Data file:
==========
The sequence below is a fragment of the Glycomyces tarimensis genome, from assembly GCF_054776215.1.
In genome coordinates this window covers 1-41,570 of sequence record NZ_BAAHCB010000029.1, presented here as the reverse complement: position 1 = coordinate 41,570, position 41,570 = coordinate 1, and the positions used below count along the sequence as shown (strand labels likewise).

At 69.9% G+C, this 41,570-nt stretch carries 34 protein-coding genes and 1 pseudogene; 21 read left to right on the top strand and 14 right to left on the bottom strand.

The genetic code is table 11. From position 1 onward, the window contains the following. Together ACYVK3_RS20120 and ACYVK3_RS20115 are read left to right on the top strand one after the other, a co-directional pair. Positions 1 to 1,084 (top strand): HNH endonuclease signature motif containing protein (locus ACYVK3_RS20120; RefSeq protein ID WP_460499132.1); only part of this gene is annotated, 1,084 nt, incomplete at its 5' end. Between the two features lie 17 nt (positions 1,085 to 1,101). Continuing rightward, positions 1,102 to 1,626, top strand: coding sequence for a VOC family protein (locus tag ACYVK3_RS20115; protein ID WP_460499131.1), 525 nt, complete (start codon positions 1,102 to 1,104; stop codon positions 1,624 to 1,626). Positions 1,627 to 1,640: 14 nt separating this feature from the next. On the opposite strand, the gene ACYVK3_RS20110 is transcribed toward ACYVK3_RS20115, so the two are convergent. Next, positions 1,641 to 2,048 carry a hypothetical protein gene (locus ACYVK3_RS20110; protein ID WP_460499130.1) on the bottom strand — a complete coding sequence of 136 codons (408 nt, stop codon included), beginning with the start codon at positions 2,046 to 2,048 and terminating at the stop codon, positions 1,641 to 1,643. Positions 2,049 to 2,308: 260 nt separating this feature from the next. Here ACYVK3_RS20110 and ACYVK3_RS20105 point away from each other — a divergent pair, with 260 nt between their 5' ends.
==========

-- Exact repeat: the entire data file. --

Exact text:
The sequence below is a fragment of the Glycomyces tarimensis genome, from assembly GCF_054776215.1.
In genome coordinates this window covers 1-41,570 of sequence record NZ_BAAHCB010000029.1, presented here as the reverse complement: position 1 = coordinate 41,570, position 41,570 = coordinate 1, and the positions used below count along the sequence as shown (strand labels likewise).

At 69.9% G+C, this 41,570-nt stretch carries 34 protein-coding genes and 1 pseudogene; 21 read left to right on the top strand and 14 right to left on the bottom strand.

The genetic code is table 11. From position 1 onward, the window contains the following. Together ACYVK3_RS20120 and ACYVK3_RS20115 are read left to right on the top strand one after the other, a co-directional pair. Positions 1 to 1,084 (top strand): HNH endonuclease signature motif containing protein (locus ACYVK3_RS20120; RefSeq protein ID WP_460499132.1); only part of this gene is annotated, 1,084 nt, incomplete at its 5' end. Between the two features lie 17 nt (positions 1,085 to 1,101). Continuing rightward, positions 1,102 to 1,626, top strand: coding sequence for a VOC family protein (locus tag ACYVK3_RS20115; protein ID WP_460499131.1), 525 nt, complete (start codon positions 1,102 to 1,104; stop codon positions 1,624 to 1,626). Positions 1,627 to 1,640: 14 nt separating this feature from the next. On the opposite strand, the gene ACYVK3_RS20110 is transcribed toward ACYVK3_RS20115, so the two are convergent. Next, positions 1,641 to 2,048 carry a hypothetical protein gene (locus ACYVK3_RS20110; protein ID WP_460499130.1) on the bottom strand — a complete coding sequence of 136 codons (408 nt, stop codon included), beginning with the start codon at positions 2,046 to 2,048 and terminating at the stop codon, positions 1,641 to 1,643. Positions 2,049 to 2,308: 260 nt separating this feature from the next. Here ACYVK3_RS20110 and ACYVK3_RS20105 point away from each other — a divergent pair, with 260 nt between their 5' ends.